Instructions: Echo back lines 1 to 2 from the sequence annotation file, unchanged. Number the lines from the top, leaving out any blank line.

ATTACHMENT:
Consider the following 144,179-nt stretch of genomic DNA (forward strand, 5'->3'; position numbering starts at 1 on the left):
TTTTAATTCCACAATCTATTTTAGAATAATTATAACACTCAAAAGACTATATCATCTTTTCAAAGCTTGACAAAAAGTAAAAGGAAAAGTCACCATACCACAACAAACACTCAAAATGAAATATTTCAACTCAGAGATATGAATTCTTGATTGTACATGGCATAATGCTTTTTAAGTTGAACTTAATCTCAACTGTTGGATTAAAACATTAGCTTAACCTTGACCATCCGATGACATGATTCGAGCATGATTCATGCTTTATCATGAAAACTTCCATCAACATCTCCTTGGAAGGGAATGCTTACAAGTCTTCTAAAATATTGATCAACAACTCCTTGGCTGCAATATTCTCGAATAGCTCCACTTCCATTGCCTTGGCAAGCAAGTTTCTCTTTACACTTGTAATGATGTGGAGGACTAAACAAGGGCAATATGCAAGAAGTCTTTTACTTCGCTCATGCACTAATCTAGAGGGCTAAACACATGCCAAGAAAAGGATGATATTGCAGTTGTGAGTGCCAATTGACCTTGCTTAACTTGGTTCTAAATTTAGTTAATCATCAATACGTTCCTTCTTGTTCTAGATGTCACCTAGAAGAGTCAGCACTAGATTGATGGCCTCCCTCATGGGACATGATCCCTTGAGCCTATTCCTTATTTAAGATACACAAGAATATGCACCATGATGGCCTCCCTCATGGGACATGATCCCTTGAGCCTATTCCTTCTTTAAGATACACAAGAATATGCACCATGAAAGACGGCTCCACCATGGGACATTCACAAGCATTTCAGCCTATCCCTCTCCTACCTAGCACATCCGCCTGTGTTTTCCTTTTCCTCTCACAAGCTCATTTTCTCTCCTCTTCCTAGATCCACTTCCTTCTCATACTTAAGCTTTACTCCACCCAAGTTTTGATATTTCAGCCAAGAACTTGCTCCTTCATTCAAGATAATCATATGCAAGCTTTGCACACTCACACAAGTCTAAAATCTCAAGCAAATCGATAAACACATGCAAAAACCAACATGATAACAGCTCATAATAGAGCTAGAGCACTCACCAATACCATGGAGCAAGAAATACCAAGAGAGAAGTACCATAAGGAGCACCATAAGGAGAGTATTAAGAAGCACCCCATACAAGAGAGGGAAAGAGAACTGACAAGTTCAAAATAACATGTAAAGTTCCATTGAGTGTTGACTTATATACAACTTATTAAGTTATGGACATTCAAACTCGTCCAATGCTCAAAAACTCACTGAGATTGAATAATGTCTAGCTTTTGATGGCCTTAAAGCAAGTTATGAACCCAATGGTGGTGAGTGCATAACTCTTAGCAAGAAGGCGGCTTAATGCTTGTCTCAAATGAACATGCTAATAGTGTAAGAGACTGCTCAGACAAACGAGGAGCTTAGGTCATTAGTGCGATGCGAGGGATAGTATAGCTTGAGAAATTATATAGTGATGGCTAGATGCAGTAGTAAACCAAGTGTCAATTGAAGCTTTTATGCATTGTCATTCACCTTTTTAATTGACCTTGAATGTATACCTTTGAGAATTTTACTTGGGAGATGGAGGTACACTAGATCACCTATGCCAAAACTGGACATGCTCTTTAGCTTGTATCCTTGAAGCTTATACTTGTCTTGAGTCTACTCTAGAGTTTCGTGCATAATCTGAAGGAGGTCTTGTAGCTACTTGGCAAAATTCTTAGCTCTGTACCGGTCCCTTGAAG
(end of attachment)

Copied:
Consider the following 144,179-nt stretch of genomic DNA (forward strand, 5'->3'; position numbering starts at 1 on the left):
TTTTAATTCCACAATCTATTTTAGAATAATTATAACACTCAAAAGACTATATCATCTTTTCAAAGCTTGACAAAAAGTAAAAGGAAAAGTCACCATACCACAACAAACACTCAAAATGAAATATTTCAACTCAGAGATATGAATTCTTGATTGTACATGGCATAATGCTTTTTAAGTTGAACTTAATCTCAACTGTTGGATTAAAACATTAGCTTAACCTTGACCATCCGATGACATGATTCGAGCATGATTCATGCTTTATCATGAAAACTTCCATCAACATCTCCTTGGAAGGGAATGCTTACAAGTCTTCTAAAATATTGATCAACAACTCCTTGGCTGCAATATTCTCGAATAGCTCCACTTCCATTGCCTTGGCAAGCAAGTTTCTCTTTACACTTGTAATGATGTGGAGGACTAAACAAGGGCAATATGCAAGAAGTCTTTTACTTCGCTCATGCACTAATCTAGAGGGCTAAACACATGCCAAGAAAAGGATGATATTGCAGTTGTGAGTGCCAATTGACCTTGCTTAACTTGGTTCTAAATTTAGTTAATCATCAATACGTTCCTTCTTGTTCTAGATGTCACCTAGAAGAGTCAGCACTAGATTGATGGCCTCCCTCATGGGACATGATCCCTTGAGCCTATTCCTTATTTAAGATACACAAGAATATGCACCATGATGGCCTCCCTCATGGGACATGATCCCTTGAGCCTATTCCTTCTTTAAGATACACAAGAATATGCACCATGAAAGACGGCTCCACCATGGGACATTCACAAGCATTTCAGCCTATCCCTCTCCTACCTAGCACATCCGCCTGTGTTTTCCTTTTCCTCTCACAAGCTCATTTTCTCTCCTCTTCCTAGATCCACTTCCTTCTCATACTTAAGCTTTACTCCACCCAAGTTTTGATATTTCAGCCAAGAACTTGCTCCTTCATTCAAGATAATCATATGCAAGCTTTGCACACTCACACAAGTCTAAAATCTCAAGCAAATCGATAAACACATGCAAAAACCAACATGATAACAGCTCATAATAGAGCTAGAGCACTCACCAATACCATGGAGCAAGAAATACCAAGAGAGAAGTACCATAAGGAGCACCATAAGGAGAGTATTAAGAAGCACCCCATACAAGAGAGGGAAAGAGAACTGACAAGTTCAAAATAACATGTAAAGTTCCATTGAGTGTTGACTTATATACAACTTATTAAGTTATGGACATTCAAACTCGTCCAATGCTCAAAAACTCACTGAGATTGAATAATGTCTAGCTTTTGATGGCCTTAAAGCAAGTTATGAACCCAATGGTGGTGAGTGCATAACTCTTAGCAAGAAGGCGGCTTAATGCTTGTCTCAAATGAACATGCTAATAGTGTAAGAGACTGCTCAGACAAACGAGGAGCTTAGGTCATTAGTGCGATGCGAGGGATAGTATAGCTTGAGAAATTATATAGTGATGGCTAGATGCAGTAGTAAACCAAGTGTCAATTGAAGCTTTTATGCATTGTCATTCACCTTTTTAATTGACCTTGAATGTATACCTTTGAGAATTTTACTTGGGAGATGGAGGTACACTAGATCACCTATGCCAAAACTGGACATGCTCTTTAGCTTGTATCCTTGAAGCTTATACTTGTCTTGAGTCTACTCTAGAGTTTCGTGCATAATCTGAAGGAGGTCTTGTAGCTACTTGGCAAAATTCTTAGCTCTGTACCGGTCCCTTGAAG